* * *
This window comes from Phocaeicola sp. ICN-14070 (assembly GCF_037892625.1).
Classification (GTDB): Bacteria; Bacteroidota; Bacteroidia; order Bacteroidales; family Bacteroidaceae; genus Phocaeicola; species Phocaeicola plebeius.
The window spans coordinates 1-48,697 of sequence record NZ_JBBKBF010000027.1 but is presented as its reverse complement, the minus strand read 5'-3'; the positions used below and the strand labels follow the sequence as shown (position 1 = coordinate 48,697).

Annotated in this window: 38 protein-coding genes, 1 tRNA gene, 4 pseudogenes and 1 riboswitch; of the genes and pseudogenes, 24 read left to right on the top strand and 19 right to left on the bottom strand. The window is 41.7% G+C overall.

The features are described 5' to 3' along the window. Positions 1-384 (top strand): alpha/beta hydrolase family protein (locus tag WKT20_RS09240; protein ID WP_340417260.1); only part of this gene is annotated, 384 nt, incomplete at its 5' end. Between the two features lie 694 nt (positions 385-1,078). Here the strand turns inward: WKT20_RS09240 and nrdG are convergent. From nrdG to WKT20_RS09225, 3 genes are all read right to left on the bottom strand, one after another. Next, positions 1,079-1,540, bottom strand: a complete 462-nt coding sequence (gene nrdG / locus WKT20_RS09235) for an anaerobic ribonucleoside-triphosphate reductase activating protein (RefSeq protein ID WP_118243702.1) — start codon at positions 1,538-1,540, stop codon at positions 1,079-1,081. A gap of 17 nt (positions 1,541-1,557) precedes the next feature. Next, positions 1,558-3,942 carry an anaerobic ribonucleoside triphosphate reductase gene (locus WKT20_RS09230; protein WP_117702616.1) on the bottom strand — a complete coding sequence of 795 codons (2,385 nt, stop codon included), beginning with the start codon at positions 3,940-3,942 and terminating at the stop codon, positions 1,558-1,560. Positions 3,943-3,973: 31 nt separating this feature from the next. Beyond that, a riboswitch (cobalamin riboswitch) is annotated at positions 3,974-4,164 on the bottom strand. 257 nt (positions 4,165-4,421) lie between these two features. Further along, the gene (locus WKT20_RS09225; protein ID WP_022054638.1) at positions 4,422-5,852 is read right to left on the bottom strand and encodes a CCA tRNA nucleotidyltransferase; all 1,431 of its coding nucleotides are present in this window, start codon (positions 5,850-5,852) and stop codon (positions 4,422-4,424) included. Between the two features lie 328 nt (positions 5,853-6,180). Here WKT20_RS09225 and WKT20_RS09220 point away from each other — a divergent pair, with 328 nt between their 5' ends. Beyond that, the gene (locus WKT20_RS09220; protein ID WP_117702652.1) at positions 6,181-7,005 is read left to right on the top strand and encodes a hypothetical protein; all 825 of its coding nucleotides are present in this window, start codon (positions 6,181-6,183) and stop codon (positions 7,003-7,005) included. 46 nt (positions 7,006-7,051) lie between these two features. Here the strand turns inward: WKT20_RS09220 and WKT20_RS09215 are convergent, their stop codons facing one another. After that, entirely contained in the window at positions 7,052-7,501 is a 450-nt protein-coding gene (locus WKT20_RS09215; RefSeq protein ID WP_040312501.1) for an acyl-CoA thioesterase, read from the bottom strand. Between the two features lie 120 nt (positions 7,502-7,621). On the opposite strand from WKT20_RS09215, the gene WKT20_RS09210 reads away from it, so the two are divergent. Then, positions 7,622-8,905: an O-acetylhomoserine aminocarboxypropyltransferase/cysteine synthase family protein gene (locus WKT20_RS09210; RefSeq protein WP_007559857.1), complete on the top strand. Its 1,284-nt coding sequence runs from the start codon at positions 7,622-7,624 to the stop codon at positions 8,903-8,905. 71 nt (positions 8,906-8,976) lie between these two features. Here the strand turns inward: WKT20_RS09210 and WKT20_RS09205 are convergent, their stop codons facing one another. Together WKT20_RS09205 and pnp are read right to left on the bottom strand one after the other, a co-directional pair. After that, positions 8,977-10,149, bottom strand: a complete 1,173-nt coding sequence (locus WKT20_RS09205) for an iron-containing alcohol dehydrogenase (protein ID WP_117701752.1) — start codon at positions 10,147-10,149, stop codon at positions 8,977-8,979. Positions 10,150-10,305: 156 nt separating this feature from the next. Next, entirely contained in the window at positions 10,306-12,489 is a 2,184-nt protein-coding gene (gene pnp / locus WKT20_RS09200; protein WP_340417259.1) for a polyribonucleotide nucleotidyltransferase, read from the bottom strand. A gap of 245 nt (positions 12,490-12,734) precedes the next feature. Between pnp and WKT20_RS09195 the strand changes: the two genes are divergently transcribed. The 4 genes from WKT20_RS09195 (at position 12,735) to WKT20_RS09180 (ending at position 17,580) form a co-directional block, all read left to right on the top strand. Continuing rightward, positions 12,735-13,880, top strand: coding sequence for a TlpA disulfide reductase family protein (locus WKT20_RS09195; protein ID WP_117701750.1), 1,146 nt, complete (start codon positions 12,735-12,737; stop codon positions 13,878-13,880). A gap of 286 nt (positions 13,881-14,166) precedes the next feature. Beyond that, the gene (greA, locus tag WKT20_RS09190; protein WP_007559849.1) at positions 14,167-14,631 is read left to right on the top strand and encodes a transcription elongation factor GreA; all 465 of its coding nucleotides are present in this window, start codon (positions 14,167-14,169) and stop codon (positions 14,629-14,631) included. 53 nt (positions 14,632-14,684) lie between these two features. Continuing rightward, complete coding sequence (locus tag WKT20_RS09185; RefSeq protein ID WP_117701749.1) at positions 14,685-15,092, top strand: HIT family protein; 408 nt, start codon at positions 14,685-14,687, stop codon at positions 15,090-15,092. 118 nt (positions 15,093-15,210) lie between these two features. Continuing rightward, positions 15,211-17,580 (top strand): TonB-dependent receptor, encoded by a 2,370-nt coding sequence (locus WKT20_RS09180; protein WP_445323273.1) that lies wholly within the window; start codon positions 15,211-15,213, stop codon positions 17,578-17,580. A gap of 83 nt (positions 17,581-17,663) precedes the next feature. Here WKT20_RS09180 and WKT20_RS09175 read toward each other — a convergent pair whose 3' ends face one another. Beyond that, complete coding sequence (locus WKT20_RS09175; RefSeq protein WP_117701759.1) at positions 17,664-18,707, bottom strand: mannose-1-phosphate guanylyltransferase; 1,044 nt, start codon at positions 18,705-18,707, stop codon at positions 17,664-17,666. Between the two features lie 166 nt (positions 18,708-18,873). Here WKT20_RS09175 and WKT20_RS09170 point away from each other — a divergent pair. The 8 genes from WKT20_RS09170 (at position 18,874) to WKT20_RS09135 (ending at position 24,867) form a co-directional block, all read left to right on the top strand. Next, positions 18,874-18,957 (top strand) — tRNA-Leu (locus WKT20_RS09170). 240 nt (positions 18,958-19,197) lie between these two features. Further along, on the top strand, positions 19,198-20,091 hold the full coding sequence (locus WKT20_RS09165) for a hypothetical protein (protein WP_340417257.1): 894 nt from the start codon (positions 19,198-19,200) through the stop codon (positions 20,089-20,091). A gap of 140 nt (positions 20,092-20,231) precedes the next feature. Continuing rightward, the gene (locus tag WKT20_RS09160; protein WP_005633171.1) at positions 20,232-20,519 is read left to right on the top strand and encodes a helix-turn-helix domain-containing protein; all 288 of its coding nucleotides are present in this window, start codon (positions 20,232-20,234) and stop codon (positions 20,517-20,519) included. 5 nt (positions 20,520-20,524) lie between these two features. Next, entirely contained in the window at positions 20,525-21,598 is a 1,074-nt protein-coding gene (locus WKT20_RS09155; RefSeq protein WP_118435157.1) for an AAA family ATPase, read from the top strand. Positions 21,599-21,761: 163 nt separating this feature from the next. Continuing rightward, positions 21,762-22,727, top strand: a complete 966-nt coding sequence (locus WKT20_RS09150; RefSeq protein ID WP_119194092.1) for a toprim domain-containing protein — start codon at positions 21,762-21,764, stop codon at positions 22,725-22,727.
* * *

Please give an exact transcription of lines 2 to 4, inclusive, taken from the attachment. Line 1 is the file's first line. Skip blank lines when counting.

Classification (GTDB): Bacteria; Bacteroidota; Bacteroidia; order Bacteroidales; family Bacteroidaceae; genus Phocaeicola; species Phocaeicola plebeius.
The window spans coordinates 1-48,697 of sequence record NZ_JBBKBF010000027.1 but is presented as its reverse complement, the minus strand read 5'-3'; the positions used below and the strand labels follow the sequence as shown (position 1 = coordinate 48,697).

Annotated in this window: 38 protein-coding genes, 1 tRNA gene, 4 pseudogenes and 1 riboswitch; of the genes and pseudogenes, 24 read left to right on the top strand and 19 right to left on the bottom strand. The window is 41.7% G+C overall.